So the question is, was it improvement? The problem is that when I think about the goals that I want to accomplish in the coming months, they are very conflicting. I want to lose weight and get back to feeling fast on a bike, because I want to feel the confidence that comes with that. There is also the practical element that being fit makes social riding fun instead of miserable. I also feel like racing is an important part of growing social connections, because that is where one is most likely to meet like-minded folks. I feel like I was not as good at making friends during ‘cross as I could have been, because racing wasn’t that fun while I was in bad shape and I probably didn’t exude such a friendly demeanor when I was nervous or bummed about bad races.
Focusing on losing weight and getting fit can be very healthy, and it can be very unhealthy, depending on my focus. Ultimately, I want to be fit enough to race, ride with faster people and still have fun doing it, and be able to eat out and travel for social reasons. I know that I should probably work on my feeling that I need to lose weight and be fit to make friends, and start thinking more about how I can be confident with the body that I have now, but let’s face it, being in good shape is more fun unless you let it take over your life.
Where I ultimately want to end up is that I don’t miss workouts just because I don’t feel like it, or eat because I need a mental pick-up. At the same time, I want to have to flexibility to alter my schedule for fun or social reasons, and go to bars and restaurants and not have anxiety because I know that I can either eat and drink what I want to, and/or be able to say no to things that will make me feel bad physically without any trepidation. Basically, the ability to go off track when it’s beneficial for me and then jump back on immediately after.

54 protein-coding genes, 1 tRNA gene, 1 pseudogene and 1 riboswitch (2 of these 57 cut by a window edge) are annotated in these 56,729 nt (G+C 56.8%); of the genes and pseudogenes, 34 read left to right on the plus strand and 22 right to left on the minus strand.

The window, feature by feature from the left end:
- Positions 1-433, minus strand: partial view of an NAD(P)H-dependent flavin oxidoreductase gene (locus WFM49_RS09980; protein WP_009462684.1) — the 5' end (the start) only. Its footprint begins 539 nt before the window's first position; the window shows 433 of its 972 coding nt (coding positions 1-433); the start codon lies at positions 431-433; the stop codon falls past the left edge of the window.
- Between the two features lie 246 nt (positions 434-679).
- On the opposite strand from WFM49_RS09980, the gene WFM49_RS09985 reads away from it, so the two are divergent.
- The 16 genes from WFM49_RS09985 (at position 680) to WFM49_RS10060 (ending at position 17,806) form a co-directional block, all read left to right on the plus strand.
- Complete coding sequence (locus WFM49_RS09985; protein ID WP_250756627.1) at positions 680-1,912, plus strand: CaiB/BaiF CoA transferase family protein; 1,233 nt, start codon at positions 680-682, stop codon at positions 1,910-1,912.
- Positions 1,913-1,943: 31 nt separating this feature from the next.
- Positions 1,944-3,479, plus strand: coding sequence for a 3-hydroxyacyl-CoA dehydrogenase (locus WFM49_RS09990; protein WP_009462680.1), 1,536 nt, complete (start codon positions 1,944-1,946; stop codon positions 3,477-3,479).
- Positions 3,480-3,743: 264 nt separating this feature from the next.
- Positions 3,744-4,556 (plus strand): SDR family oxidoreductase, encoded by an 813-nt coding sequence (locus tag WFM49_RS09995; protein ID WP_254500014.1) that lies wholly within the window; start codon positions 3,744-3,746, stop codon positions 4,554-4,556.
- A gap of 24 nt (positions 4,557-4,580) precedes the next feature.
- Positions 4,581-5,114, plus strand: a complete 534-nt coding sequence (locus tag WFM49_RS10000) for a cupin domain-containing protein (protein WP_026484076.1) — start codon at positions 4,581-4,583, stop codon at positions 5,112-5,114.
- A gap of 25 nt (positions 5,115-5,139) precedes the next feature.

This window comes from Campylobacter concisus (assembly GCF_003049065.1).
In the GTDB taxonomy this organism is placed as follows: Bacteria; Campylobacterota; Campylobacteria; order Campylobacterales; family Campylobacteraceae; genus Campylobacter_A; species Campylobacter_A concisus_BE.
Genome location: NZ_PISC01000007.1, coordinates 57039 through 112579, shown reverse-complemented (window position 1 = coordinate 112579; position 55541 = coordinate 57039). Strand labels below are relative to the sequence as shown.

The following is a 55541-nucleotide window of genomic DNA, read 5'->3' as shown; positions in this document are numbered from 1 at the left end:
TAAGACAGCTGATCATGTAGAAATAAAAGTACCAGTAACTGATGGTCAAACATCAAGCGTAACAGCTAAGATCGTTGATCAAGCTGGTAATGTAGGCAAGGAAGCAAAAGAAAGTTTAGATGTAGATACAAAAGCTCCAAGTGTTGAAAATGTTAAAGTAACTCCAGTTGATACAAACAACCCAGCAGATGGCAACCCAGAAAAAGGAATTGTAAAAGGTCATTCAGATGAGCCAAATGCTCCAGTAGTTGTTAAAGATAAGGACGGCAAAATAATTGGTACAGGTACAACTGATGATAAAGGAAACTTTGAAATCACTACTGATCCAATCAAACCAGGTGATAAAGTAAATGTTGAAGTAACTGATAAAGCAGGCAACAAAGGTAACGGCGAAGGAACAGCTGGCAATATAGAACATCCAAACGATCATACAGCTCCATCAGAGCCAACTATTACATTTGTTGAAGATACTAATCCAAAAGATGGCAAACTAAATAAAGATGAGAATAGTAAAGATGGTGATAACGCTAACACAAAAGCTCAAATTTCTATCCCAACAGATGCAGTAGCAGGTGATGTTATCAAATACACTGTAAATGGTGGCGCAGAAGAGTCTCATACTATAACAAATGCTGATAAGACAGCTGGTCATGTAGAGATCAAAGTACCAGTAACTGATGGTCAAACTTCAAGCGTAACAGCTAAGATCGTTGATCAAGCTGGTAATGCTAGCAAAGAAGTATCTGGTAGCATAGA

I got really good at that a couple of years ago when I had my eating disorder under control and was really fit already. My favorite victory story was the time I was out to dinner with Sarah and Josh, and for reason, they gave us free dessert. Josh and I both ate some of the cake that they gave us, and it was really good, but I stopped before I felt sick and didn’t feel the need to finish it. We left with cake still on the plate and I felt totally okay with it. That was a pretty rare and glorious moment for me; I’m pretty sure that if I managed to leave cake on the plate now, it would be a miserable, hard-fought battle rather than an easy one.
That’s why it’s hard to call going out and not drinking a success if it still causes me anxiety to do so. At the same time, maybe it is progress to have done so and prove to myself that I could. Maybe in doing so I won’t be so stressed out about it next time. So I’ll call it an improvement, but know that I still have some work to do.
Also, I did get to ride my bike outside this weekend, at least on Sunday. We got 33 miles of rolling pavement from the “Llama Loop”, and for the sake of one less picture-less post during hermetically-sealed hands season, here is a picture of the eponymous llamas.